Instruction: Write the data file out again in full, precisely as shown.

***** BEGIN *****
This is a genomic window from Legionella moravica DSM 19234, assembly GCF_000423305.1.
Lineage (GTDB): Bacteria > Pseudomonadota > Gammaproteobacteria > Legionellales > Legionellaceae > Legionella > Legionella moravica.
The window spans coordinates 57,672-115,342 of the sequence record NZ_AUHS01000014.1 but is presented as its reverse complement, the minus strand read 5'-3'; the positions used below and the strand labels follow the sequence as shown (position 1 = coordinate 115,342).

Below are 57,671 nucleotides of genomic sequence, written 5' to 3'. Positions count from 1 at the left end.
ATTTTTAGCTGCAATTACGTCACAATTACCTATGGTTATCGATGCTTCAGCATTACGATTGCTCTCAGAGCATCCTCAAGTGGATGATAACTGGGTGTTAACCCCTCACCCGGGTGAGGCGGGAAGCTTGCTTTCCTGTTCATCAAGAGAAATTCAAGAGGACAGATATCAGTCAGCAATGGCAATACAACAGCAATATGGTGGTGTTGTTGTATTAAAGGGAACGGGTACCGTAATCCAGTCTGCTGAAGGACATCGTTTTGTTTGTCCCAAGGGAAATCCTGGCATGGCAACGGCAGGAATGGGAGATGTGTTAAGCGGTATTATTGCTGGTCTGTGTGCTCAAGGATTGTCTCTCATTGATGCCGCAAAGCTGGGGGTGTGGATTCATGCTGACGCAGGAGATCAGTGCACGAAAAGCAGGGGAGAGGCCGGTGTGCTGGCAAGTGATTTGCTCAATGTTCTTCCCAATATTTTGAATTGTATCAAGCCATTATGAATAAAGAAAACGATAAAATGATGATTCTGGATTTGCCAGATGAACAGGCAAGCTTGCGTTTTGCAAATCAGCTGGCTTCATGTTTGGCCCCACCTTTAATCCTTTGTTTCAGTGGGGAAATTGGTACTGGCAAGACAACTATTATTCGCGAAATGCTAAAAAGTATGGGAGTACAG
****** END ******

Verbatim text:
This is a genomic window from Legionella moravica DSM 19234, assembly GCF_000423305.1.
Lineage (GTDB): Bacteria > Pseudomonadota > Gammaproteobacteria > Legionellales > Legionellaceae > Legionella > Legionella moravica.
The window spans coordinates 57,672-115,342 of the sequence record NZ_AUHS01000014.1 but is presented as its reverse complement, the minus strand read 5'-3'; the positions used below and the strand labels follow the sequence as shown (position 1 = coordinate 115,342).

Below are 57,671 nucleotides of genomic sequence, written 5' to 3'. Positions count from 1 at the left end.
ATTTTTAGCTGCAATTACGTCACAATTACCTATGGTTATCGATGCTTCAGCATTACGATTGCTCTCAGAGCATCCTCAAGTGGATGATAACTGGGTGTTAACCCCTCACCCGGGTGAGGCGGGAAGCTTGCTTTCCTGTTCATCAAGAGAAATTCAAGAGGACAGATATCAGTCAGCAATGGCAATACAACAGCAATATGGTGGTGTTGTTGTATTAAAGGGAACGGGTACCGTAATCCAGTCTGCTGAAGGACATCGTTTTGTTTGTCCCAAGGGAAATCCTGGCATGGCAACGGCAGGAATGGGAGATGTGTTAAGCGGTATTATTGCTGGTCTGTGTGCTCAAGGATTGTCTCTCATTGATGCCGCAAAGCTGGGGGTGTGGATTCATGCTGACGCAGGAGATCAGTGCACGAAAAGCAGGGGAGAGGCCGGTGTGCTGGCAAGTGATTTGCTCAATGTTCTTCCCAATATTTTGAATTGTATCAAGCCATTATGAATAAAGAAAACGATAAAATGATGATTCTGGATTTGCCAGATGAACAGGCAAGCTTGCGTTTTGCAAATCAGCTGGCTTCATGTTTGGCCCCACCTTTAATCCTTTGTTTCAGTGGGGAAATTGGTACTGGCAAGACAACTATTATTCGCGAAATGCTAAAAAGTATGGGAGTACAG